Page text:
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Joey Fly, Private Eye in Creepy Crawly Crime

Review

Joey Fly, Private Eye in Creepy Crawly Crime

JOEY FLY, PRIVATE EYE is a spoof of private eye movies for children, which is an odd idea when you think about it: How many kids have read Mickey Spillane novels or seen The Maltese Falcon? Do they get the clichés that are being parodied? Do they even know how the dial phone on Joey Fly’s desk works?
 
The kids who read it may not get the references, but they will probably like this book, which delivers both a good mystery and a good laugh.
 
The plot is pretty straightforward. After a bit of business in which Joey hires a clumsy scorpion, Sammy Stingtail, as his assistant, the requisite lovely lady comes into the office and hires Joey to find her missing diamond pencil box. Delilah, a swallowtail butterfly, fingers a ladybug friend, Gloria, for the crime. It’s kind of amazing that it takes 96 pages to figure out that the thief is in fact Delilah herself, since her story is fishy from the get-go (and everyone who has seen a noir movie knows that the beautiful dame with the long legs is nothing but trouble).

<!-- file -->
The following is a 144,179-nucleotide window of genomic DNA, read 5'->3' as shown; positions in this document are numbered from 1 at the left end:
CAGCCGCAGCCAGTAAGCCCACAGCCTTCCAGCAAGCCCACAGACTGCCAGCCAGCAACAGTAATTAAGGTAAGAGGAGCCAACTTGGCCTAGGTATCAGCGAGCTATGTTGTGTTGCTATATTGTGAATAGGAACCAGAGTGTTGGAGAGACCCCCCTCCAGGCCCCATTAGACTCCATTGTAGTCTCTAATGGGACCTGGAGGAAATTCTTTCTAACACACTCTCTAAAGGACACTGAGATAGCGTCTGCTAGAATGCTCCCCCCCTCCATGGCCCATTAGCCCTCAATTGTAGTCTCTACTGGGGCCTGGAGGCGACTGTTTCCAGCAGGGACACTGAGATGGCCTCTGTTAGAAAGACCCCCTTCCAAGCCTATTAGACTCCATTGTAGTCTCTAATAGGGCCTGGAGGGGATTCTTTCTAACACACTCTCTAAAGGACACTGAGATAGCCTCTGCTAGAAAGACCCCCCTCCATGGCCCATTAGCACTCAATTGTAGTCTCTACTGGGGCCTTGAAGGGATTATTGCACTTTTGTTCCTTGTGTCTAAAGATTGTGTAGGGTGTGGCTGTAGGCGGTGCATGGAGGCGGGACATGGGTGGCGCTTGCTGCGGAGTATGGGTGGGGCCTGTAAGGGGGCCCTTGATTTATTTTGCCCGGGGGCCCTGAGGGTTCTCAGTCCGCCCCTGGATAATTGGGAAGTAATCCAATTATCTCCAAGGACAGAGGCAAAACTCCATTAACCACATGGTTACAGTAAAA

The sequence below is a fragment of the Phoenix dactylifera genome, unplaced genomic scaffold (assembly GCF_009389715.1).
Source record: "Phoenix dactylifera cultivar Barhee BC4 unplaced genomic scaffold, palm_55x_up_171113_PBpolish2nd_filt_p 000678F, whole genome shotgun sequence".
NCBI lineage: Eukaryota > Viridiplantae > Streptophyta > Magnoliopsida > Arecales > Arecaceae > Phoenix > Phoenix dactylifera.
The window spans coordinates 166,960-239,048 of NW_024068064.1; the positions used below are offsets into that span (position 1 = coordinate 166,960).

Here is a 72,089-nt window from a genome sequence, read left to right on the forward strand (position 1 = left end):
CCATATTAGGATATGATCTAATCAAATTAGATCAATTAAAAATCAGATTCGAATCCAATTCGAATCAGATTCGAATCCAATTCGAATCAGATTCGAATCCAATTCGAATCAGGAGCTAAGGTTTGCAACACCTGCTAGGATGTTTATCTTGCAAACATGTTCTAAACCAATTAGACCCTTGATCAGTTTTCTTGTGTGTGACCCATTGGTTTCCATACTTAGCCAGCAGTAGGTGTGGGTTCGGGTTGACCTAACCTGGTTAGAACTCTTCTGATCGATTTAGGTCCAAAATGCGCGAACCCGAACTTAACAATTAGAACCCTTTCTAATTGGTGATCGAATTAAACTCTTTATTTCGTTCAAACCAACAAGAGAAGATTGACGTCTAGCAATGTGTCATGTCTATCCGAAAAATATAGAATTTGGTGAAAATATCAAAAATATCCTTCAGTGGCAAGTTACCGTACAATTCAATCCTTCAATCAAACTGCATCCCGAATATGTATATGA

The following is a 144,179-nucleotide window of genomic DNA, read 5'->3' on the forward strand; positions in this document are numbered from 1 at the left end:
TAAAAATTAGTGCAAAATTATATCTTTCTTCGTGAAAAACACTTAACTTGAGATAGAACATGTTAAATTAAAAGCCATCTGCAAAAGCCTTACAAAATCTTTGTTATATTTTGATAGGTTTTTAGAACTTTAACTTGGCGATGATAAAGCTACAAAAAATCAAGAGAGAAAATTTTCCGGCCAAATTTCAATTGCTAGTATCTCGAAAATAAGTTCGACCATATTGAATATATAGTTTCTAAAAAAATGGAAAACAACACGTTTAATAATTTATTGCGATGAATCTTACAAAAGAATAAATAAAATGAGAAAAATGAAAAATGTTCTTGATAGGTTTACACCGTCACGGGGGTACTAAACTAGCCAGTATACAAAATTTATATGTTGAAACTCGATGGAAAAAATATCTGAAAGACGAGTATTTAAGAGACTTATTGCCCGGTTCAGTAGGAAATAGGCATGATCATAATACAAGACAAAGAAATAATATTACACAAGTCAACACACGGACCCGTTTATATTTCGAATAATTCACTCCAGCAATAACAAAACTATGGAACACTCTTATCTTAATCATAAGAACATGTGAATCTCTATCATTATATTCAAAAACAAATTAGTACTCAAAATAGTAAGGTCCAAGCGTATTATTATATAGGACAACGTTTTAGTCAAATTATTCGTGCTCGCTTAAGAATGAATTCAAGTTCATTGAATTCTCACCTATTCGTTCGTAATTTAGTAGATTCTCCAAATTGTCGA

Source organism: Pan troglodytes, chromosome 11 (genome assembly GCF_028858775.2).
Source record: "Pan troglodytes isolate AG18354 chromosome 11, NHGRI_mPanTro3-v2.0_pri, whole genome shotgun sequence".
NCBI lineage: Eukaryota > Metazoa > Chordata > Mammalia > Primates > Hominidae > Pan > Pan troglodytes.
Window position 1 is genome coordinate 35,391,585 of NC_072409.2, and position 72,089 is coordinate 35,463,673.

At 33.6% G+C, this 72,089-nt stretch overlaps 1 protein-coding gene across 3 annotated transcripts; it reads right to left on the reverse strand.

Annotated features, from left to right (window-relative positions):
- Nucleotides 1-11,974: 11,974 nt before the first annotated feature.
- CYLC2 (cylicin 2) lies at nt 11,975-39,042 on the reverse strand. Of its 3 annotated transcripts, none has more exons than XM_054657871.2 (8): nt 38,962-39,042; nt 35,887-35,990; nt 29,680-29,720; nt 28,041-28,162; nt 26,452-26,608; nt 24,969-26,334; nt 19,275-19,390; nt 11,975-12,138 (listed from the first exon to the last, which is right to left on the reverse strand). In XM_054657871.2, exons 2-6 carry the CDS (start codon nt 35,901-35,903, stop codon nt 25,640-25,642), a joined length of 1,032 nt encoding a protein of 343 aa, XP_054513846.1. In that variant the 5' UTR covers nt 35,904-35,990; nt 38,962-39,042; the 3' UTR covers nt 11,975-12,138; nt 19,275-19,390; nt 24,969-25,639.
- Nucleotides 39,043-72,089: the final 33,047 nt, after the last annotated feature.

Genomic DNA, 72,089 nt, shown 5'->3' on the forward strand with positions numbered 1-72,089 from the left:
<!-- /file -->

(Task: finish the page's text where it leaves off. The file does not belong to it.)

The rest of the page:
And that’s the one rap on Joey Fly: The story moves very slowly. We follow the detectives as they visit the scene of the crime and interview all the principals, then finally bring them all together for the big reveal, but the pacing is very slow and starts to seem repetitive after a while.
 
On the plus side, the book has lots of humor, both verbal and slapstick. Sammy’s tail is a running joke, as is Delilah’s dumbness. The voiceover, provided in text boxes, not only keeps the story on track but supplies a steady stream of bug-themed wisecracks: “The facts were starting to line up like centipedes at a shoe sale.” “I was putting the pieces together faster than a silkworm at a quilting bee.” You get the idea.
 
The art is straightforward and easy to read, but the artists have also put enough details in the background to entertain the careful reader. The creators have dreamed up a clever bug world that mixes natural and urban elements, and their bug-people always look natural despite having four arms and a proboscis instead of a nose. Most of the panels are monochrome, but the color scheme switches for different episodes—blue-violet in Joey Fly’s office, dull red when they are questioning a suspect, bright yellow for flashbacks of the party where the box was stolen. This not only provides variety but makes it easier for readers to follow the story. The artist also uses bright red to highlight one key clue, a dropped pencil
 
The mystery in JOEY FLY, PRIVATe eye may be a no-brainer, but private-eye movies are all about the quest. With lively characters, a moody atmosphere, and witty writing, Joey Fly has a lot to offer, even for kids who aren’t fans of Dashiell Hammet.

Reviewed by Brigid Alverson on July 9, 2012

Joey Fly, Private Eye in Creepy Crawly Crime
by Aaron Reynolds